We are a commune of inquiring, skeptical, politically centrist, capitalist, anglophile, traditionalist New England Yankee humans, humanoids, and animals with many interests beyond and above politics. Each of us has had a high-school education (or GED), but all had ADD so didn't pay attention very well, especially the dogs. Each one of us does "try my best to be just like I am," and none of us enjoys working for others, including for Maggie, from whom we receive neither a nickel nor a dime. Freedom from nags, cranks, government, do-gooders, control-freaks and idiots is all that we ask for.
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Friday, February 1. 2008
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i take B -- 1000 bux ain't worth losing the chance for the bigger prize. If it's empty, you've only 'lost' 1000. A mere lotto fee for the mill chance.
Grab the alien by the tail, open both boxes and stuff O into the empty box and stuff it upside down into empty A box and duct tape it and sell the O filled box to alien abductees for a million dollars.
no you can't do that -- aliens have lizard tails -- they just come off in your hand and then jump around making you disgusted.
Yes, I can!
Buddy boo, when it comes to subtile reptilians I'm quicker than greased lightening.
I'd have that female stuffed taped and boxed 'for her tail could radio her peabrain.
She'd even like it 'till I called Federal Express to deliver hide.
Then she'd miss me and what once was her money.
She'd still have a million to ransome her chaffed hide from the abductees.
okay, the link sez, it's rational to take both boxes since O has already left and the $$$ is either in B or not, already. This is cheating -- the premise is, O pre-knows what you will do. So you have to follow what it was O knew you would do. How do you know what that is? By reminding yourself that taking both boxes is too easy. Just like 'rationalism' itself is.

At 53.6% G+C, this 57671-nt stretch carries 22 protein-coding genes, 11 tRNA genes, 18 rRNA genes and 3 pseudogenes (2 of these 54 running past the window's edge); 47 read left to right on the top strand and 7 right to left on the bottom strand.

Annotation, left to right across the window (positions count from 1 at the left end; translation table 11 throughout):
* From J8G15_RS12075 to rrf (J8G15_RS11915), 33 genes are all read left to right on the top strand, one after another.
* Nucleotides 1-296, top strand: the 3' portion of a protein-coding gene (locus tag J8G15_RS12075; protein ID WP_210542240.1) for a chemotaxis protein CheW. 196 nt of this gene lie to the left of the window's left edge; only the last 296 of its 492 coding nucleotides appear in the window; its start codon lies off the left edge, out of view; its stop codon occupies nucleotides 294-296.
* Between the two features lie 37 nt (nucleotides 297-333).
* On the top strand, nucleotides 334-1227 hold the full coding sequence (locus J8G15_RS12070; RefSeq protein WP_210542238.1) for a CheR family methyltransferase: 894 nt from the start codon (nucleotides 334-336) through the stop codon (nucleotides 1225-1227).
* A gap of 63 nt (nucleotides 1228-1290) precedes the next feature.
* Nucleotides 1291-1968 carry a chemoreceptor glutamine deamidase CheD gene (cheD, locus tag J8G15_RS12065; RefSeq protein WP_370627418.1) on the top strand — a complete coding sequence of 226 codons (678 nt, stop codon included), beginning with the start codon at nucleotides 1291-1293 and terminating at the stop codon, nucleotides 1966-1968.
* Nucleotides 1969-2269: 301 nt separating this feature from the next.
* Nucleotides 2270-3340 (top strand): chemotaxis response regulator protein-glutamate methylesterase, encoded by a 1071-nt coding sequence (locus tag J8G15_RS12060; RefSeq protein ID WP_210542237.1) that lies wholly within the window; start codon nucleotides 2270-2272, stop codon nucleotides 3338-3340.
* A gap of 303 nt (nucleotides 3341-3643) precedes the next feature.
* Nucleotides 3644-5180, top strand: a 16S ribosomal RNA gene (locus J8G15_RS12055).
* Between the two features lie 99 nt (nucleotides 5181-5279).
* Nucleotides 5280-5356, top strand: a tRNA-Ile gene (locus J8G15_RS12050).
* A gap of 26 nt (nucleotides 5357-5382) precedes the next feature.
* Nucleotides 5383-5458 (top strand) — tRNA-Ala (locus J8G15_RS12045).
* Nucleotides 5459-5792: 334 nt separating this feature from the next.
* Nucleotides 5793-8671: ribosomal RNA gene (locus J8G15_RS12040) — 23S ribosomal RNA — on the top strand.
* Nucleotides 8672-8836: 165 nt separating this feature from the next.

He's never been wrong?
I think I just made a million bazookas. I'm buyin.
here's a fun puzzle:
"Brothers and sisters have I none, yet this man's father is my father's son."
Who is 'this man'?
okay, not everybopdy all at once now -- one at a time--
Take only box A, burn box B. That returns the million to the U.S. Treasury, if there's anything in it, whence it's a gift to everybody in the country.
Quit it, Buddy. I want the money. And I'd get it, too. Pick box B because A is only a thousand dollars and not really yours to lose. But it is yours to win if you pick B. In one, you don't really lose, but in the other you stand a chance of really winning.
Okay, Buddy. Now I'm rich I feel magnanimous enough to answer your question. I drew some pictures and still couldn't get it, so I Googled it, and got a bunch of Brits fighting over the answer - two which no one knew. :) UNCLE!
(And I mean that as in 'I give!')
No wonder I couldn't get it. I'm a retard........
Let's call Luther........... hahaha
ok, the answer is....wait...the phone is ringing..
ha ha...no, 'this man' is the son of the speaker.
"this man's father (me) is my father's son (i am my father's son)."
or, "this man's father is me, and i am my father's son."
or, "i am this man's father, just as i am my father's son".
Well, as Bubba said to Forrest while they were toothbrush cleaning the floor of the barracks, "i guess that's about all the ways you can cook shrimp".